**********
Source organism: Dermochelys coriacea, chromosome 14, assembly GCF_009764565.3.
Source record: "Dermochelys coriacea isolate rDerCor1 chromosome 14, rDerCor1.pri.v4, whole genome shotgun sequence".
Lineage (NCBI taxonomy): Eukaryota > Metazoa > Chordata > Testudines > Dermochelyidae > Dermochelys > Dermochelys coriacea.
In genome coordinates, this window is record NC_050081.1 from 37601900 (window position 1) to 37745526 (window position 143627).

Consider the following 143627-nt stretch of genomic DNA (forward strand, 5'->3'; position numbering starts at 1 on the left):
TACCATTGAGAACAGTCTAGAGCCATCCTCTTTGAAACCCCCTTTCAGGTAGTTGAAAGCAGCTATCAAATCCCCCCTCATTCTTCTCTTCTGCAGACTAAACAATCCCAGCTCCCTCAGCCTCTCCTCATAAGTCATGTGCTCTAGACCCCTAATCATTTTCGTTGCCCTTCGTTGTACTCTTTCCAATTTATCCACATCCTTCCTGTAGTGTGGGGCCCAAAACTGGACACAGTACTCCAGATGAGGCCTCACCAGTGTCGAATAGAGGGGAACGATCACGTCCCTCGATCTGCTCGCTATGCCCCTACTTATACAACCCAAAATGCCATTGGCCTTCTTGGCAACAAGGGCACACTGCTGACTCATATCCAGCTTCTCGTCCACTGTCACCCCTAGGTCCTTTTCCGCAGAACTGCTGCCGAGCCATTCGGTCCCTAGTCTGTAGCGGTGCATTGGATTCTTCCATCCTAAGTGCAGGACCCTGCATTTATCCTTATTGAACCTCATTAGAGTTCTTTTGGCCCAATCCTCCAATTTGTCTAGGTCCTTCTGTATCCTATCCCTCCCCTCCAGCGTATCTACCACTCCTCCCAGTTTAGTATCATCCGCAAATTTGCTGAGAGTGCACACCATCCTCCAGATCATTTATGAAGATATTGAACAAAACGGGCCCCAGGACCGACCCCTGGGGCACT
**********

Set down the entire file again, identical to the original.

Source organism: Dermochelys coriacea, chromosome 14, assembly GCF_009764565.3.
Source record: "Dermochelys coriacea isolate rDerCor1 chromosome 14, rDerCor1.pri.v4, whole genome shotgun sequence".
Lineage (NCBI taxonomy): Eukaryota > Metazoa > Chordata > Testudines > Dermochelyidae > Dermochelys > Dermochelys coriacea.
In genome coordinates, this window is record NC_050081.1 from 37601900 (window position 1) to 37745526 (window position 143627).

Consider the following 143627-nt stretch of genomic DNA (forward strand, 5'->3'; position numbering starts at 1 on the left):
TACCATTGAGAACAGTCTAGAGCCATCCTCTTTGAAACCCCCTTTCAGGTAGTTGAAAGCAGCTATCAAATCCCCCCTCATTCTTCTCTTCTGCAGACTAAACAATCCCAGCTCCCTCAGCCTCTCCTCATAAGTCATGTGCTCTAGACCCCTAATCATTTTCGTTGCCCTTCGTTGTACTCTTTCCAATTTATCCACATCCTTCCTGTAGTGTGGGGCCCAAAACTGGACACAGTACTCCAGATGAGGCCTCACCAGTGTCGAATAGAGGGGAACGATCACGTCCCTCGATCTGCTCGCTATGCCCCTACTTATACAACCCAAAATGCCATTGGCCTTCTTGGCAACAAGGGCACACTGCTGACTCATATCCAGCTTCTCGTCCACTGTCACCCCTAGGTCCTTTTCCGCAGAACTGCTGCCGAGCCATTCGGTCCCTAGTCTGTAGCGGTGCATTGGATTCTTCCATCCTAAGTGCAGGACCCTGCATTTATCCTTATTGAACCTCATTAGAGTTCTTTTGGCCCAATCCTCCAATTTGTCTAGGTCCTTCTGTATCCTATCCCTCCCCTCCAGCGTATCTACCACTCCTCCCAGTTTAGTATCATCCGCAAATTTGCTGAGAGTGCACACCATCCTCCAGATCATTTATGAAGATATTGAACAAAACGGGCCCCAGGACCGACCCCTGGGGCACT